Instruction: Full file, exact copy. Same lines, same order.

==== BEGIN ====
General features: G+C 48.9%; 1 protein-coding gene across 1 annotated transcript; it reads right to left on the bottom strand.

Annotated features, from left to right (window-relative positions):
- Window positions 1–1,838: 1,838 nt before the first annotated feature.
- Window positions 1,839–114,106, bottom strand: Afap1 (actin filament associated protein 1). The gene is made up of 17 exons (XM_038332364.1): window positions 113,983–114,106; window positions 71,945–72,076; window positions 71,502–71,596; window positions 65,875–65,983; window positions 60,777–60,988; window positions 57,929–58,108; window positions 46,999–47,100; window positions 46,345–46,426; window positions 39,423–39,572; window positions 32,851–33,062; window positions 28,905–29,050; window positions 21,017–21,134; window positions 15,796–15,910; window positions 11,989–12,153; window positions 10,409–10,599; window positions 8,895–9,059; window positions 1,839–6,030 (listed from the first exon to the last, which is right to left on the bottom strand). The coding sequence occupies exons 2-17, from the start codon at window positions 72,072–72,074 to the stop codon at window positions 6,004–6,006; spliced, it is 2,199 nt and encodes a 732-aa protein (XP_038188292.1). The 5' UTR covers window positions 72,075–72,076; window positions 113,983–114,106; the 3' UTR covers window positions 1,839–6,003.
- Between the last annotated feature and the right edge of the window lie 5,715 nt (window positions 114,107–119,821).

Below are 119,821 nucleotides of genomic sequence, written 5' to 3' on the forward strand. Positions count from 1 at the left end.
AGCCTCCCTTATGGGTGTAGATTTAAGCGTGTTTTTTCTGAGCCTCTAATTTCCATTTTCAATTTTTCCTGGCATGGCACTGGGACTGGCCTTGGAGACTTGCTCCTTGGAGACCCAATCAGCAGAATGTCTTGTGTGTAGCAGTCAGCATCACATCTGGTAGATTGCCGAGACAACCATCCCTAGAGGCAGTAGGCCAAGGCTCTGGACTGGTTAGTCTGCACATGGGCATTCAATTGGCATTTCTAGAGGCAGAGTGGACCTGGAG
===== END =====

General features: G+C 48.9%; 1 protein-coding gene across 1 annotated transcript; it reads right to left on the bottom strand.

Annotated features, from left to right (window-relative positions):
- Window positions 1–1,838: 1,838 nt before the first annotated feature.
- Window positions 1,839–114,106, bottom strand: Afap1 (actin filament associated protein 1). The gene is made up of 17 exons (XM_038332364.1): window positions 113,983–114,106; window positions 71,945–72,076; window positions 71,502–71,596; window positions 65,875–65,983; window positions 60,777–60,988; window positions 57,929–58,108; window positions 46,999–47,100; window positions 46,345–46,426; window positions 39,423–39,572; window positions 32,851–33,062; window positions 28,905–29,050; window positions 21,017–21,134; window positions 15,796–15,910; window positions 11,989–12,153; window positions 10,409–10,599; window positions 8,895–9,059; window positions 1,839–6,030 (listed from the first exon to the last, which is right to left on the bottom strand). The coding sequence occupies exons 2-17, from the start codon at window positions 72,072–72,074 to the stop codon at window positions 6,004–6,006; spliced, it is 2,199 nt and encodes a 732-aa protein (XP_038188292.1). The 5' UTR covers window positions 72,075–72,076; window positions 113,983–114,106; the 3' UTR covers window positions 1,839–6,003.
- Between the last annotated feature and the right edge of the window lie 5,715 nt (window positions 114,107–119,821).

Below are 119,821 nucleotides of genomic sequence, written 5' to 3' on the forward strand. Positions count from 1 at the left end.
AGCCTCCCTTATGGGTGTAGATTTAAGCGTGTTTTTTCTGAGCCTCTAATTTCCATTTTCAATTTTTCCTGGCATGGCACTGGGACTGGCCTTGGAGACTTGCTCCTTGGAGACCCAATCAGCAGAATGTCTTGTGTGTAGCAGTCAGCATCACATCTGGTAGATTGCCGAGACAACCATCCCTAGAGGCAGTAGGCCAAGGCTCTGGACTGGTTAGTCTGCACATGGGCATTCAATTGGCATTTCTAGAGGCAGAGTGGACCTGGAG